• 30°

Post-election, we need to remember our ‘better angels’

“We are not enemies, but friends. We must not be enemies. Though passion may have strained, it must not break our bonds of affection. The mystic chords of memory, stretching from every battlefield and patriot grave to every living heart and hearthstone all over this broad land, will yet swell the chorus of the Union, when again touched, as surely they will be, by the better angels of our nature.”

— Abraham Lincoln

In the days following Donald Trump’s victory in the general election, I’ve seen quite a few news stories coming out about horrible discriminatory acts being committed by Trump supporters high on their win.

Women have been told their “time is up;” hispanic students have been bullied and chanted at to leave the country; minorities have been verbally attacked with racist slurs by strangers; there are multiple reports of physical assaults and at least one death being attributed to or blamed on pro-Trumpers.

These are terrible examples of hate and vindictiveness that do not flow from the “better angels of our nature” that Abraham Lincoln spoke of. But what concerned me almost as much were the larger narratives being pushed by some authors — that Trump supporters as a whole are reflected in these anecdotal moments of horror.

It’s undeniable that certain fringe elements of our society embraced Donald Trump as their candidate for president. But Donald Trump didn’t win almost 60 million votes from Ku Klux Klansmen and neo-Nazis — there just aren’t that many of those people in our country right now. It should be concerning that proudly overt racists want to influence Trump’s presidency and use it to push their agendas. But Americans shouldn’t sink to the same levels of fear-mongering that those same groups use.

Based on how Kentucky voted in the general election, you probably voted for Trump. Even if you didn’t, you surely know plenty of people who did. Put aside the scary stories and think about the people who live down your street — do you really think those people you know want to turn minorities and women into second-class citizens?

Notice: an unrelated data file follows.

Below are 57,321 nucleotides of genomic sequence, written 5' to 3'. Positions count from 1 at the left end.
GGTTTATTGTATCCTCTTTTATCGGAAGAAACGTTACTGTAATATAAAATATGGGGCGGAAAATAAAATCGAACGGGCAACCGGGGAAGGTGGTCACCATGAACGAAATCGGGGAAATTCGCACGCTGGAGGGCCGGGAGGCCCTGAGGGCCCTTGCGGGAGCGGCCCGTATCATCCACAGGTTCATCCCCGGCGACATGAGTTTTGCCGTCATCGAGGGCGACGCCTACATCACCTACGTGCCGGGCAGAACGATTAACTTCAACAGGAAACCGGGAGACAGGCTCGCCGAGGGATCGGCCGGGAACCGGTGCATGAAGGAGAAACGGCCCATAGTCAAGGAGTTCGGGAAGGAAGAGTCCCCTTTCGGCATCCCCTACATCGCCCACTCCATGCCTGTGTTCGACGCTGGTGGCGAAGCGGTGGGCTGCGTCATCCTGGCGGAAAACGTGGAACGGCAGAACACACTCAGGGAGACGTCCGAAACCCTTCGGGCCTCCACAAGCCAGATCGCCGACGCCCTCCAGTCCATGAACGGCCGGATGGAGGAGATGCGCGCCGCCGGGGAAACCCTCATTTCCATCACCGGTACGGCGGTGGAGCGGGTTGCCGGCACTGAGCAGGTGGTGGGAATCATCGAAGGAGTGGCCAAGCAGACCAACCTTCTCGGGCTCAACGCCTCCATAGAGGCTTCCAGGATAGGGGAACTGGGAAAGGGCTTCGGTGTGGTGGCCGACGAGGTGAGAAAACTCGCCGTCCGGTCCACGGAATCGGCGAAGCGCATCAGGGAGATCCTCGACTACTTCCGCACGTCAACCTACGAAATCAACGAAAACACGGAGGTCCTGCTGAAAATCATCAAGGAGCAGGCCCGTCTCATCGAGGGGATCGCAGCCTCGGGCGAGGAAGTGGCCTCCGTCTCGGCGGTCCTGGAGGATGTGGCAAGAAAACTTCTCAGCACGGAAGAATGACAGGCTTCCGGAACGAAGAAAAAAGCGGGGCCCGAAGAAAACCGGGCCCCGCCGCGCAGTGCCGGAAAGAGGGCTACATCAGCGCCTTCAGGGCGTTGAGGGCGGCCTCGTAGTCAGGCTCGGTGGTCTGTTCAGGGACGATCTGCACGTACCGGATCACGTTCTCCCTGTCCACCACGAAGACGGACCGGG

The people of Boyle County and the Bluegrass are largely kind and polite people who care about their neighbors and want to see their communities do well. They’re definitely not a group of voters who should be lumped in with the white pride movement or anti-semitic nut jobs.

This isn’t to say that stories of discrimination and hate crimes should be dismissed — they absolutely should not. But everyone seems far too obsessed with getting stories to go “viral” these days, so the worst of the worst gets broadcast nationwide. Those stories of hate are filling the news vacuum left by the end of the presidential race and making it seem like hatred has already overrun common decency everywhere. It hasn’t.

Many Trump supporters are still doing just what they always have — they’re giving to charity, they’re being friendly to everyone around them, they’re working to help homeless and poor people in their communities. The American population did not transform into something different after Election Day. There were just as many good-natured people and just as many fascists and racists in America on Nov. 9 as there were on Nov. 7.

We forget too often that single issues do not completely define a person. Regardless of how you feel about the election, there are many other aspects about you that aren’t tied to Hillary Clinton or Donald Trump.

If anti-Trumpers over-simplify the motivations of Trump supporters and characterize them as a monolith of morally bankrupt racists, they are engaging in the same behavior as the hate groups they criticize.

Similarly, Trump supporters shouldn’t be vilifying all non-Trumpers by cherry-picking protests gone bad. Trump supporters would definitely have been reacting in a similar way if they had lost, so they ought to understand where protestors are coming from. And Trump supporters also ought to be just as quick as everyone else to criticize the hateful acts coming from within their own ranks.

Instead of all these efforts to paint the other side as evil, we ought to be acknowledging the good in each other, even if we can’t see any good in each other’s presidential preferences. There’s still plenty of common ground out there, but it can only be reached if we agree to disagree, at least for now, on presidential politics, and listen instead to the words of Abraham Lincoln.